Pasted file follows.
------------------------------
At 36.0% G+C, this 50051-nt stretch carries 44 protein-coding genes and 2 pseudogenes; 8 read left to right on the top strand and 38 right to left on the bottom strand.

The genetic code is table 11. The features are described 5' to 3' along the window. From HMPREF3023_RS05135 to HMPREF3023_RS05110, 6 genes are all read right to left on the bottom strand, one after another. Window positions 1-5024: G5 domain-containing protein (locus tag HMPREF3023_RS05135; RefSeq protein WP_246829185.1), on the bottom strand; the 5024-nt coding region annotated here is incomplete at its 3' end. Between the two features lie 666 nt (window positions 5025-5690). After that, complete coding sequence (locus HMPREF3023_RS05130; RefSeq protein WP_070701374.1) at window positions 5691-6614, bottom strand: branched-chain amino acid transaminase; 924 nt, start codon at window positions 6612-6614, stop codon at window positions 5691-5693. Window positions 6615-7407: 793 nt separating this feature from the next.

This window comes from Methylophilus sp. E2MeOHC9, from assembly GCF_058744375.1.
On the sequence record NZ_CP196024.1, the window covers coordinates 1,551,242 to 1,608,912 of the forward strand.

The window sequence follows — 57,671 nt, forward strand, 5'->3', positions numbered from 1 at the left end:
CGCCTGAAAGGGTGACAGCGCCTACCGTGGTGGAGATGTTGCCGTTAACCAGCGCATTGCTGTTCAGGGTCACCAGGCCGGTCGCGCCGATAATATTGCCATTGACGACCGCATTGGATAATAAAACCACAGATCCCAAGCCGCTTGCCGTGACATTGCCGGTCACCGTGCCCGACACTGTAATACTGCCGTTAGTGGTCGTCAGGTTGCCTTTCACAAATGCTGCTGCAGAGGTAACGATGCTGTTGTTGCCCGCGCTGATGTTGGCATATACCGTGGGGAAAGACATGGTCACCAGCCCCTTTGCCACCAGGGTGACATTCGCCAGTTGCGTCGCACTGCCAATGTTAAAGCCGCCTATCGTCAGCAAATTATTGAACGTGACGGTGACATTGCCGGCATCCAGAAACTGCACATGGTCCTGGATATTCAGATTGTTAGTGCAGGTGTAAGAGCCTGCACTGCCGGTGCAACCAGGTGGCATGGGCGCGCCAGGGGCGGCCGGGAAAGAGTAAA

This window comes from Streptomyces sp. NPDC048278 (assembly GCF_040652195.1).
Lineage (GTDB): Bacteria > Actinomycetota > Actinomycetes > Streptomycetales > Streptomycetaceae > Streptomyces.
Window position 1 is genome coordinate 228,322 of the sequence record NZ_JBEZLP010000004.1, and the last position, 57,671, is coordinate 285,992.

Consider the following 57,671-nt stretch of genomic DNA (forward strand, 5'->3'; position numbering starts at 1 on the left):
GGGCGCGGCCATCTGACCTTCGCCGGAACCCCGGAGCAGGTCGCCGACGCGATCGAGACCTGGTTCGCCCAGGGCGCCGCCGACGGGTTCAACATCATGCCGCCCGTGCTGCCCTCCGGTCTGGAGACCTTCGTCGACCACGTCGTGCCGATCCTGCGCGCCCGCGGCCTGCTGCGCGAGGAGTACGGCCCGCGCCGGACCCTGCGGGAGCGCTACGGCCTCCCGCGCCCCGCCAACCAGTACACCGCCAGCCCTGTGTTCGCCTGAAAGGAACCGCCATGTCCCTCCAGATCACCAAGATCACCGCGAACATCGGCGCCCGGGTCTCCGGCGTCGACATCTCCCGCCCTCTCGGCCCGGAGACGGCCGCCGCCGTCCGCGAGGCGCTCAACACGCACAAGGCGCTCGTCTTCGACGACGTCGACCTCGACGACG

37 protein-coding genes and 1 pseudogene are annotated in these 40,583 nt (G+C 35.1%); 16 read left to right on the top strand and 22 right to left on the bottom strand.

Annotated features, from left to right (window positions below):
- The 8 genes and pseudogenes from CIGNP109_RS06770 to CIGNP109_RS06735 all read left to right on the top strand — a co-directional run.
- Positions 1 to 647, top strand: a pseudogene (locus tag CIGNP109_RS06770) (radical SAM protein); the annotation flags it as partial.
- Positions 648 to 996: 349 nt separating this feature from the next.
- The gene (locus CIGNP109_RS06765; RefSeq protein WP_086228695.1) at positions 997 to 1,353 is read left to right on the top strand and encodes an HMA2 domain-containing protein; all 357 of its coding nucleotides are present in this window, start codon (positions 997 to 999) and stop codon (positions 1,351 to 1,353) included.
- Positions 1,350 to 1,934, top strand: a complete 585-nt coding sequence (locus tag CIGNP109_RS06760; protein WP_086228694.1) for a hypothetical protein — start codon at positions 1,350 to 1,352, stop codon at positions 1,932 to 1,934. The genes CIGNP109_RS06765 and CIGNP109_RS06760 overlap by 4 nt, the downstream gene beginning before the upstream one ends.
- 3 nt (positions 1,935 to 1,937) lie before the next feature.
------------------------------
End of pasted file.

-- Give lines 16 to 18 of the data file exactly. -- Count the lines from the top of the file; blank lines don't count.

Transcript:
- Positions 648 to 996: 349 nt separating this feature from the next.
- The gene (locus CIGNP109_RS06765; RefSeq protein WP_086228695.1) at positions 997 to 1,353 is read left to right on the top strand and encodes an HMA2 domain-containing protein; all 357 of its coding nucleotides are present in this window, start codon (positions 997 to 999) and stop codon (positions 1,351 to 1,353) included.
- Positions 1,350 to 1,934, top strand: a complete 585-nt coding sequence (locus tag CIGNP109_RS06760; protein WP_086228694.1) for a hypothetical protein — start codon at positions 1,350 to 1,352, stop codon at positions 1,932 to 1,934. The genes CIGNP109_RS06765 and CIGNP109_RS06760 overlap by 4 nt, the downstream gene beginning before the upstream one ends.